But if David Letterman gets fired from his job for making a joke about Sarah Palin's daughters - a joke for which he has already apologized despite the fact that IT'S A TINY LITTLE JOKE TOLD ON LATE NIGHT TELEVISION INTENDED FOR SOMEONE WHO HAS ALREADY HAD ONE CHILD OUT OF WEDLOCK - then there is no hope here. We as a country will have completely lost our damned minds, and it will be time to move on to a country that can take a freaking joke without flying into a furious uproar over something trivial.
If that means learning Swedish, then so be it.
Monday, June 15, 2009
Friday, June 12, 2009
Hey everybody, it's Friday! And you know what Friday means around here: time to throw out some random links and show plugs and see what sticks.
Could Be Worse. Having a bad day? Things just don't seem to be going your way? Well, at least your house wasn't accidentally bulldozed today, am I right?
Some guy's house was completely demolished, apparently because the demolition experts were given coordinates and not, say, a postal address.
Does the act of finding this somewhat amusing make me a bad person? Or does it make me German? And which is worse?
In The World of Comedy you don't have to apologize for every little freaking thing. Sarah Palin must think differently, as she turns up the heat campaign '08 style on David Letterman to apologize not just to her 14 year old daughter (not the one who has already had a child) but to "young women" as a group. Because a joke that specifies a Palin would obviously offend everyone everywhere.
Hey, remember during the campaign when everyone was constantly apologizing for everything that their advisers said to the point where the campaign became a needlessly bloody slap fest of ridiculousness? Take a moment to be grateful that process is over. For another two years or so.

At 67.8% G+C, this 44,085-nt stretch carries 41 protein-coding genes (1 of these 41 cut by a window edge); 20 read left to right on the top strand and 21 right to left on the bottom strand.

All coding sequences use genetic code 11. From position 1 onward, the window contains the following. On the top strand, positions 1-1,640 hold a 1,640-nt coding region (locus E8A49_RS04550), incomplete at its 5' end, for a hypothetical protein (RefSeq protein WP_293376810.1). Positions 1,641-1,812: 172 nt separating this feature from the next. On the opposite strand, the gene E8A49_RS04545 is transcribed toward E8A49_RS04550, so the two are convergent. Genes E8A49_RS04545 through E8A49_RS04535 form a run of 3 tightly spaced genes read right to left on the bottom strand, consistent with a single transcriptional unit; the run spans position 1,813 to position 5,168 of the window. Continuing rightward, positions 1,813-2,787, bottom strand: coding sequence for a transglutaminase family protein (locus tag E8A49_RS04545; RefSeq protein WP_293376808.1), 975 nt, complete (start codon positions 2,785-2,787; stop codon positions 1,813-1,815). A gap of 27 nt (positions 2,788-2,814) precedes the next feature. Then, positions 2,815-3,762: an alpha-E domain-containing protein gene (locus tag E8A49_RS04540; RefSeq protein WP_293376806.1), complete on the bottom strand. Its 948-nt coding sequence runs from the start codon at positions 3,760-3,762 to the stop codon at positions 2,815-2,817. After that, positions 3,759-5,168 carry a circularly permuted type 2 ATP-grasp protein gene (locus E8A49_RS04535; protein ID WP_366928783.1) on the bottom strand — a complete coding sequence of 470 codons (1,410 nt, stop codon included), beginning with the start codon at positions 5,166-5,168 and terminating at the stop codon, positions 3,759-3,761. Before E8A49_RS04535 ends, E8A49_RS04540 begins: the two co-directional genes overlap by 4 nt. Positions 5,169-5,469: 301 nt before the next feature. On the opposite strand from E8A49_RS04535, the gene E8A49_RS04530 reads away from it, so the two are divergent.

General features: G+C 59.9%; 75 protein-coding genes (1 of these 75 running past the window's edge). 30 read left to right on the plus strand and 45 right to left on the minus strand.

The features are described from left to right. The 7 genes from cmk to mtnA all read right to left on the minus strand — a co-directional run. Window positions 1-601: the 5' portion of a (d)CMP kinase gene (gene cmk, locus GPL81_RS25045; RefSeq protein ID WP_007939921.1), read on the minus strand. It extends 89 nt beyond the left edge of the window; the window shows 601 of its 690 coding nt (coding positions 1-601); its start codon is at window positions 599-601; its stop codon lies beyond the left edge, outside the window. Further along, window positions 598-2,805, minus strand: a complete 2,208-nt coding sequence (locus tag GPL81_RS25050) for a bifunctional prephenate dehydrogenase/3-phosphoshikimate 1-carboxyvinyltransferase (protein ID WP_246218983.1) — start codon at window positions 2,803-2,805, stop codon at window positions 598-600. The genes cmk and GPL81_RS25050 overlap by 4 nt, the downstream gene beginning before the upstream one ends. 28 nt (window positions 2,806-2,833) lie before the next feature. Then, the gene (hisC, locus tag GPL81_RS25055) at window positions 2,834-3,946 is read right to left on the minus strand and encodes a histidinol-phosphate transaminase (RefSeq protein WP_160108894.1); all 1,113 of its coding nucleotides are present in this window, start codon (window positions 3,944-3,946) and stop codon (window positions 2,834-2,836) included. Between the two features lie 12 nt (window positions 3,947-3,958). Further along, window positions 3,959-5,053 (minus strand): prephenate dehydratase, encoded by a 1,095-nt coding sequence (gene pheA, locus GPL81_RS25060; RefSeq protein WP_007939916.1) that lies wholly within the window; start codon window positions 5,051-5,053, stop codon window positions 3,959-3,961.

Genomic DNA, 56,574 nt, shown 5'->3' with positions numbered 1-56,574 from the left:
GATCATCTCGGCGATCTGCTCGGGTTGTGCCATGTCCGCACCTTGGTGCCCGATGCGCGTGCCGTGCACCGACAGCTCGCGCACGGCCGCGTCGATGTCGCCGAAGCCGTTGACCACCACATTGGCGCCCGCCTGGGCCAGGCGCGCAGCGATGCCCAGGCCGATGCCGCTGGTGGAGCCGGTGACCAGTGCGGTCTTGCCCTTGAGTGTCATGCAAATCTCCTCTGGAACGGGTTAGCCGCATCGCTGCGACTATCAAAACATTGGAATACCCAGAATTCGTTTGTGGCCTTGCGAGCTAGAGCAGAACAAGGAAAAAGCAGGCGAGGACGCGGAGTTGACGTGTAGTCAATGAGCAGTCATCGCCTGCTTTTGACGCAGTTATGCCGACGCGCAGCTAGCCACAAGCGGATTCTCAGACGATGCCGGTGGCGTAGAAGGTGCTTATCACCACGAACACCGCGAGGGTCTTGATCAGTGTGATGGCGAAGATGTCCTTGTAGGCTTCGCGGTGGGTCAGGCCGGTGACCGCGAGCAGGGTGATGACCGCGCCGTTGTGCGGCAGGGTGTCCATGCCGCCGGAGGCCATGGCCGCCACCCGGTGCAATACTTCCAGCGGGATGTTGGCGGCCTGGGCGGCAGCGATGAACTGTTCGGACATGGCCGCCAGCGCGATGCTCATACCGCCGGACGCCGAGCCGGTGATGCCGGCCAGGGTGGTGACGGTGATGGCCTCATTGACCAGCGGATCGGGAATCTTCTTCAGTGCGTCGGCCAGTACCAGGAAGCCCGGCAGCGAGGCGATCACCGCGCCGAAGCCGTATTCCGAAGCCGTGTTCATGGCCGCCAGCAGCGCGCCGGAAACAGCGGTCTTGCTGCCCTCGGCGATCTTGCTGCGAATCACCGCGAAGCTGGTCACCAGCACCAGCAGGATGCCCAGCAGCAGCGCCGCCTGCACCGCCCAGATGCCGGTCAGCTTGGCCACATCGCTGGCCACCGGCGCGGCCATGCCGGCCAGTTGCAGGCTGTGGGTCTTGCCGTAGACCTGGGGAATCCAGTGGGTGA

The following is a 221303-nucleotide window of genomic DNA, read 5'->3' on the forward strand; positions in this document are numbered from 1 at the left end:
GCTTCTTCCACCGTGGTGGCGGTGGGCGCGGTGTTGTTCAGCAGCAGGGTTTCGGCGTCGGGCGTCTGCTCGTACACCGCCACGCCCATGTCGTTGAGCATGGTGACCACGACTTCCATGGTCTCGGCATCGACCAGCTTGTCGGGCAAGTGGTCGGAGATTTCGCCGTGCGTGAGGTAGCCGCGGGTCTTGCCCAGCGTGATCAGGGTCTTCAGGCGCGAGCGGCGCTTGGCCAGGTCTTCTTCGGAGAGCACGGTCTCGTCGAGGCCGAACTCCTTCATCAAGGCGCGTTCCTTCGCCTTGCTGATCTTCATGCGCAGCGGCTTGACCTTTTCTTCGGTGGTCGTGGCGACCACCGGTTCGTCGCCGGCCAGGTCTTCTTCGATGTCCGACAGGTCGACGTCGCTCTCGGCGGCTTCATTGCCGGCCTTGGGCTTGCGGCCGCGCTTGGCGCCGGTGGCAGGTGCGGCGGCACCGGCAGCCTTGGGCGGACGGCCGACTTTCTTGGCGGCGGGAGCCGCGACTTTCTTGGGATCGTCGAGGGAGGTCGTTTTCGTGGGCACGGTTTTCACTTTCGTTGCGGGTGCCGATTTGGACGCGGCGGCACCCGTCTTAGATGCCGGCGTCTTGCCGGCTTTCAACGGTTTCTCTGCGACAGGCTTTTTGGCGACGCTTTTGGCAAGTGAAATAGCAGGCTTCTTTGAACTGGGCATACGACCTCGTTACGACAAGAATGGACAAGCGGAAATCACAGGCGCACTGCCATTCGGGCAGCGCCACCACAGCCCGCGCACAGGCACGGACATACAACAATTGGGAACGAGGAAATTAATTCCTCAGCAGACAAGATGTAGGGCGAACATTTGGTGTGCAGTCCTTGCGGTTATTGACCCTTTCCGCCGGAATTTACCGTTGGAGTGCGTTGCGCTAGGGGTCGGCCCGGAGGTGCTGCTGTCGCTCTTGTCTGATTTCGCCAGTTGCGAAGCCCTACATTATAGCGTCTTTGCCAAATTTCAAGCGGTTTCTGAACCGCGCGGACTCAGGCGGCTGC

In related news, Sarah Palin's children have sex out of wedlock.
What Would Friday Be Without some good old fashioned pluggery.
Measure for Measure. Last two shows are tonight and tomorrow. Information is in the post below.
And On a Personal Note today is my birthday. I am 27 years old. I'd like to take this birthday opportunity to thank all of you for spending some time with me by visiting this little old blog.
Thursday, June 11, 2009
Measure for Measure closes this weekend, and I would love to see you all there. If you're interested and can let me know in advance, I can get you 2-for-1 tickets. Click the link for more information on the show.
Tuesday, June 9, 2009
Monday, June 8, 2009
Friday, June 5, 2009
Hey, let’s waste some time, shall we?
Twelve Year Old Nat Says AWESOME! One of my cast mates from the show was talking about this television show on Spike TV called Deadliest Warrior. I do not have cable, but shows like this make me desperately want it.
I ask who among you has never wondered who would win in a fight between a Spartan and a Ninja.
Here’s A Bizarre Little Detail from an article about the shocking death of actor David Carradine: